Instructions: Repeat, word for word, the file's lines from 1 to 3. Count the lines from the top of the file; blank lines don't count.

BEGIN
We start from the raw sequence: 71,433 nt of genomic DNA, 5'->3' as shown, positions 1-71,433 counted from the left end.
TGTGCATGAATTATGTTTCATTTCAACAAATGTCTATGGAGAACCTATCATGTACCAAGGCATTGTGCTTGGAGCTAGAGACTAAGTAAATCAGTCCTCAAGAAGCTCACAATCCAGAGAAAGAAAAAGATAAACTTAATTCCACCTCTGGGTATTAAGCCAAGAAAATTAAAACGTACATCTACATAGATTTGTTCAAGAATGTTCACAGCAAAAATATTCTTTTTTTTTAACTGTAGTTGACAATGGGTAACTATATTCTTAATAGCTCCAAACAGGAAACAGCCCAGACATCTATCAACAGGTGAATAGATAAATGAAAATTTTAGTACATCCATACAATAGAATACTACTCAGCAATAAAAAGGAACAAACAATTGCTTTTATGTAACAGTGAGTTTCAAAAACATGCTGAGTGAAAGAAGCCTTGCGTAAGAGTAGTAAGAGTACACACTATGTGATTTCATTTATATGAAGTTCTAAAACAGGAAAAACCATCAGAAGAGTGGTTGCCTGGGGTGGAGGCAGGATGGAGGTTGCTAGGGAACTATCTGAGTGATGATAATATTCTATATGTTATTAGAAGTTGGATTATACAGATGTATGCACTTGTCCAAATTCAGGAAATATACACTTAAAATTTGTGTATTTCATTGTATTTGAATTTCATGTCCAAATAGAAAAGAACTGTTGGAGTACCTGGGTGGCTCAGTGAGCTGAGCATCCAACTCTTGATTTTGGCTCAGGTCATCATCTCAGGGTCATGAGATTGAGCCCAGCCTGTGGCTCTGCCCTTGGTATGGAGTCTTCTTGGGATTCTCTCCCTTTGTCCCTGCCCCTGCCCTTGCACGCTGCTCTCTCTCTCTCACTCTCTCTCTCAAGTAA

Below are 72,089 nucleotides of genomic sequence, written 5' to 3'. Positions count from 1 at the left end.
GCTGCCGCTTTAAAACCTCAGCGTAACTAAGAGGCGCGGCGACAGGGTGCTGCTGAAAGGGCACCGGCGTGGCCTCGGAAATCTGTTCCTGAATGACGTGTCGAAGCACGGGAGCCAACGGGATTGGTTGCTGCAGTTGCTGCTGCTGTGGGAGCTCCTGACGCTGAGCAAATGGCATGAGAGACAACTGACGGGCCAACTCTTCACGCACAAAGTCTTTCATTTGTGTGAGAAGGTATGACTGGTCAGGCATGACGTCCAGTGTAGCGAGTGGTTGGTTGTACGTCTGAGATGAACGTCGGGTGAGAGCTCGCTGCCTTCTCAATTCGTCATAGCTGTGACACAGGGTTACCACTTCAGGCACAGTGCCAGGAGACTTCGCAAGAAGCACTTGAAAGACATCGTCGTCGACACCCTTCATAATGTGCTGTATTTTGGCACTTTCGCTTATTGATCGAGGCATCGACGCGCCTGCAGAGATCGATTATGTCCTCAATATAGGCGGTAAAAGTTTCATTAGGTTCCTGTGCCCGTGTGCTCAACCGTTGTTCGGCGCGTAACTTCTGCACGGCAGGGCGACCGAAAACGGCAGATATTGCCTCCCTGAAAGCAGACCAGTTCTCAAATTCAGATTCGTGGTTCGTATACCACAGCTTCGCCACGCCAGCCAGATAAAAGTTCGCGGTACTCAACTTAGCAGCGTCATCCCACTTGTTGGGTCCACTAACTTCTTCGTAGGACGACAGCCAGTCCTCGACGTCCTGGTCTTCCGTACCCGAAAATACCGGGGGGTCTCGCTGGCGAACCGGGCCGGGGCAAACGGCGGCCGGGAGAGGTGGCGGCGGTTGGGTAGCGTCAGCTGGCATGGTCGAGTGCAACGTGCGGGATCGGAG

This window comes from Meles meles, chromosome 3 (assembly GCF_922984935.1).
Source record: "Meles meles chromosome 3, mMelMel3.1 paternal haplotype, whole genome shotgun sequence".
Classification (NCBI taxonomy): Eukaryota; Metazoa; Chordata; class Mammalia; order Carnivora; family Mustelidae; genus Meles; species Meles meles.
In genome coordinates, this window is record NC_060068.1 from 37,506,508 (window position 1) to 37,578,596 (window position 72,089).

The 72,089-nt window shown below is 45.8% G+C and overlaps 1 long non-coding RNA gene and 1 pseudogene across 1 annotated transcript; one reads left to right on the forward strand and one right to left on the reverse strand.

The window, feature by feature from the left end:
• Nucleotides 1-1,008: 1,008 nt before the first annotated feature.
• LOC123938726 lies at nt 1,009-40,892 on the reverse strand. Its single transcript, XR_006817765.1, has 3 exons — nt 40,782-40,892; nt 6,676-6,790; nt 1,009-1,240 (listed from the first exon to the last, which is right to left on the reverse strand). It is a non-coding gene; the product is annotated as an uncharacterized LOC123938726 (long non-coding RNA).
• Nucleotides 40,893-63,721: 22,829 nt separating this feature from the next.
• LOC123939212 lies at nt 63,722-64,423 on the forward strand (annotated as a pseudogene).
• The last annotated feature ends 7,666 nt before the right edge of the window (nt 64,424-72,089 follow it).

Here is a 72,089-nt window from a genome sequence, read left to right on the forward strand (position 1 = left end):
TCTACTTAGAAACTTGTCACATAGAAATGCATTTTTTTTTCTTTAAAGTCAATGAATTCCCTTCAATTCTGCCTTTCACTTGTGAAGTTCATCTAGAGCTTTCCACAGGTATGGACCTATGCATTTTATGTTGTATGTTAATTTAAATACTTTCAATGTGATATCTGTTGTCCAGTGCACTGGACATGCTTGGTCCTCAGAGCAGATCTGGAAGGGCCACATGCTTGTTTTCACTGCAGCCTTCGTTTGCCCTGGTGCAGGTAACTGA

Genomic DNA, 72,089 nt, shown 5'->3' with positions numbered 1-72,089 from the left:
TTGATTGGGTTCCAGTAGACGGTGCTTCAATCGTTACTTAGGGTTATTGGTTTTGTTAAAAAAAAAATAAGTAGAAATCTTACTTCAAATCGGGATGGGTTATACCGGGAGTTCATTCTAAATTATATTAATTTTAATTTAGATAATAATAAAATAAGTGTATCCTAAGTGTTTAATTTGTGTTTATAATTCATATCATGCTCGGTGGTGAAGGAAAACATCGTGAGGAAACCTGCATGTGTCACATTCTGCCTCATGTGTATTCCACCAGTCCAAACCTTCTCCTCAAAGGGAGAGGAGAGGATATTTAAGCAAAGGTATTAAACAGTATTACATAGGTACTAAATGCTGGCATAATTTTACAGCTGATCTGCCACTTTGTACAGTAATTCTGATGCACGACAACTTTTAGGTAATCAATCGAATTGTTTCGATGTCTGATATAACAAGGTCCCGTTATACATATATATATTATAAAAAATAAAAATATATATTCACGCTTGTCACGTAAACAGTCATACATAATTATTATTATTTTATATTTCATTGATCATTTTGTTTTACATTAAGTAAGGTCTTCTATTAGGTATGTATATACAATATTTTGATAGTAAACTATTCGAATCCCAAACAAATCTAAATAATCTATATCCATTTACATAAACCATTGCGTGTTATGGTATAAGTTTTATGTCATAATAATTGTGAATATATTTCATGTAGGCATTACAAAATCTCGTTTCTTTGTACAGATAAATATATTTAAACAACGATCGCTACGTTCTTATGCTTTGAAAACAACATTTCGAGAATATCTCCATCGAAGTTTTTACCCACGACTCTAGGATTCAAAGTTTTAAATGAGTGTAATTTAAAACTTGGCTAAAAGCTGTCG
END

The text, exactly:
We start from the raw sequence: 71,433 nt of genomic DNA, 5'->3' as shown, positions 1-71,433 counted from the left end.
TGTGCATGAATTATGTTTCATTTCAACAAATGTCTATGGAGAACCTATCATGTACCAAGGCATTGTGCTTGGAGCTAGAGACTAAGTAAATCAGTCCTCAAGAAGCTCACAATCCAGAGAAAGAAAAAGATAAACTTAATTCCACCTCTGGGTATTAAGCCAAGAAAATTAAAACGTACATCTACATAGATTTGTTCAAGAATGTTCACAGCAAAAATATTCTTTTTTTTTAACTGTAGTTGACAATGGGTAACTATATTCTTAATAGCTCCAAACAGGAAACAGCCCAGACATCTATCAACAGGTGAATAGATAAATGAAAATTTTAGTACATCCATACAATAGAATACTACTCAGCAATAAAAAGGAACAAACAATTGCTTTTATGTAACAGTGAGTTTCAAAAACATGCTGAGTGAAAGAAGCCTTGCGTAAGAGTAGTAAGAGTACACACTATGTGATTTCATTTATATGAAGTTCTAAAACAGGAAAAACCATCAGAAGAGTGGTTGCCTGGGGTGGAGGCAGGATGGAGGTTGCTAGGGAACTATCTGAGTGATGATAATATTCTATATGTTATTAGAAGTTGGATTATACAGATGTATGCACTTGTCCAAATTCAGGAAATATACACTTAAAATTTGTGTATTTCATTGTATTTGAATTTCATGTCCAAATAGAAAAGAACTGTTGGAGTACCTGGGTGGCTCAGTGAGCTGAGCATCCAACTCTTGATTTTGGCTCAGGTCATCATCTCAGGGTCATGAGATTGAGCCCAGCCTGTGGCTCTGCCCTTGGTATGGAGTCTTCTTGGGATTCTCTCCCTTTGTCCCTGCCCCTGCCCTTGCACGCTGCTCTCTCTCTCTCACTCTCTCTCTCAAGTAA

Below are 72,089 nucleotides of genomic sequence, written 5' to 3'. Positions count from 1 at the left end.